Pitching for relaxing "administrative controls" to improve ease of doing business, top industry leader Deepak Parekh has said that impatience has begun creeping in among businessmen as nothing has changed on ground in first nine months of the Narendra Modi government.
He said the industry is still optimistic about the changes it expects from the Modi government, but optimism is not translating into revenues and there has been little improvement on 'ease of doing business' front so far.
Parekh, who is known as a guiding voice of the Indian industry and has been on a number of key government panels on various policy and reform matters, further said that 'Make in India' can't succeed unless it is made easier for people to do business here and the decisions are fast-tracked.
"I think there is still a lot of optimism among the people of the country and among the industrialists and entrepreneurs that the Modi government will be good for business, for progress, for reducing corruption. They think this government means business on all these fronts.
"However, after nine months, there is a little bit of impatience creeping in as to why no changes are happening and why this is taking so long having effect on the ground.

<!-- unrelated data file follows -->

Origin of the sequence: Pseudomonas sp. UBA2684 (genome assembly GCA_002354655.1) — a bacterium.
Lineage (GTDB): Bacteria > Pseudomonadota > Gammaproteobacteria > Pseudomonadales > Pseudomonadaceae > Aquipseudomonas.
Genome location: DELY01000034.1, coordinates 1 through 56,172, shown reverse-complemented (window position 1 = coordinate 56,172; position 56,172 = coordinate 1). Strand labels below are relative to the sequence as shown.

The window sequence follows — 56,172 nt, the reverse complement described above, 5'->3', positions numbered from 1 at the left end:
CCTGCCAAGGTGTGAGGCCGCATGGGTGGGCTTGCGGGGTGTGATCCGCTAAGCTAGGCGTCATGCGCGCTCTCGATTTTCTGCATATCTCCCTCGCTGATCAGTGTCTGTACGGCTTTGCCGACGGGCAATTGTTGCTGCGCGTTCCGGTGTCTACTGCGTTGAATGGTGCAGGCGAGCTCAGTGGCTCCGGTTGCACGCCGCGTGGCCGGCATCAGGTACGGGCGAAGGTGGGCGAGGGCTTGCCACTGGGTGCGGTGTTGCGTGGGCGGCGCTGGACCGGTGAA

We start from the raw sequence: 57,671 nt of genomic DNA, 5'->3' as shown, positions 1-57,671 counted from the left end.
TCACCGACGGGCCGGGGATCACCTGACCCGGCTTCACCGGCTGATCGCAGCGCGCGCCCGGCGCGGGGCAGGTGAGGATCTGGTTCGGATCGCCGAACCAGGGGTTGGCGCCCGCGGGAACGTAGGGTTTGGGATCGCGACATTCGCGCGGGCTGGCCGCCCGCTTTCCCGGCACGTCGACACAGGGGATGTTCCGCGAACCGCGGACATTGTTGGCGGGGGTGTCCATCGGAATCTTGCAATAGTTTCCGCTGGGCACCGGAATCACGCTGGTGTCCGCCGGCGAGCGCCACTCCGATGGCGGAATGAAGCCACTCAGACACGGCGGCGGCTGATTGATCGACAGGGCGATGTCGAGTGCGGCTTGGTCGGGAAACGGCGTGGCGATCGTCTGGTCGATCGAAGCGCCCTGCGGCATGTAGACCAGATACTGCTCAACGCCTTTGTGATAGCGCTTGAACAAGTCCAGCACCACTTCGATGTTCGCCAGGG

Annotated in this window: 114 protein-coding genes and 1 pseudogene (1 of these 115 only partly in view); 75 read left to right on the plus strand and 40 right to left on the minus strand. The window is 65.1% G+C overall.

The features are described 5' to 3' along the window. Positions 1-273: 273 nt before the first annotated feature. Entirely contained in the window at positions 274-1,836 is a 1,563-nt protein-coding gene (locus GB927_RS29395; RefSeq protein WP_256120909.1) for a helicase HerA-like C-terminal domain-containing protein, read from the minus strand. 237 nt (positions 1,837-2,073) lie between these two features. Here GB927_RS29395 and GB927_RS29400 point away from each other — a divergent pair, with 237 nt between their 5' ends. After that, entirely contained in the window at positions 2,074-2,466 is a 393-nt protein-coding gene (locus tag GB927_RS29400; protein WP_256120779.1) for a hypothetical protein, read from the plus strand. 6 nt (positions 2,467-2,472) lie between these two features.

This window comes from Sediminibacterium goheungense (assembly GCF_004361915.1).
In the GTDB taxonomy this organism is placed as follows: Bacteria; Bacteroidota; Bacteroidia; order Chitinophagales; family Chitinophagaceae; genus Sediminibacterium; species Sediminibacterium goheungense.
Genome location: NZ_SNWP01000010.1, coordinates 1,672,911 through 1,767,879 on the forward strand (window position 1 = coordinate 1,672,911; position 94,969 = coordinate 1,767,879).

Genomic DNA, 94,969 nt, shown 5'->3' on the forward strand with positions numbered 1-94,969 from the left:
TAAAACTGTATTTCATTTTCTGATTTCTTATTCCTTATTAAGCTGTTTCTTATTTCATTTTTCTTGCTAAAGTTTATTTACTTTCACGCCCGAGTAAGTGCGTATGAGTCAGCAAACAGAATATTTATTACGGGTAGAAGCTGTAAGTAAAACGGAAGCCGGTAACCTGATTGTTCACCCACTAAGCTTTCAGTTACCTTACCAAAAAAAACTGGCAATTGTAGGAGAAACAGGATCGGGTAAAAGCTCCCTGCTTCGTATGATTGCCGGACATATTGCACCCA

"The thing is that our Prime Minister had a lucky period in these nine months. The world commodity prices are at all-time low which help India the most," Parekh said.
"The optimism is there but it is not translating into revenues. Any industry you see, when there is a lot of optimism, the growth should be faster," Parekh said.
Parekh, an eminent banker and chairman of financial services giant HDFC, has always been very vocal with his views on reform and policy measures taken by the various governments over the past three decades.
He was among the first industry leaders to openly criticise the previous UPA government for "policy paralysis" after a spate of scams led to decisions getting delayed within the government and business began getting hurt.
Stating that India is again at a position when everyone is looking at it with high hopes, he said, "I don't see ease of doing business changing so far."
Parekh cited the example of delay faced by his own group's HDFC Bank, the country's top private sector lender, with regard to approvals required for raising of funds, including from overseas.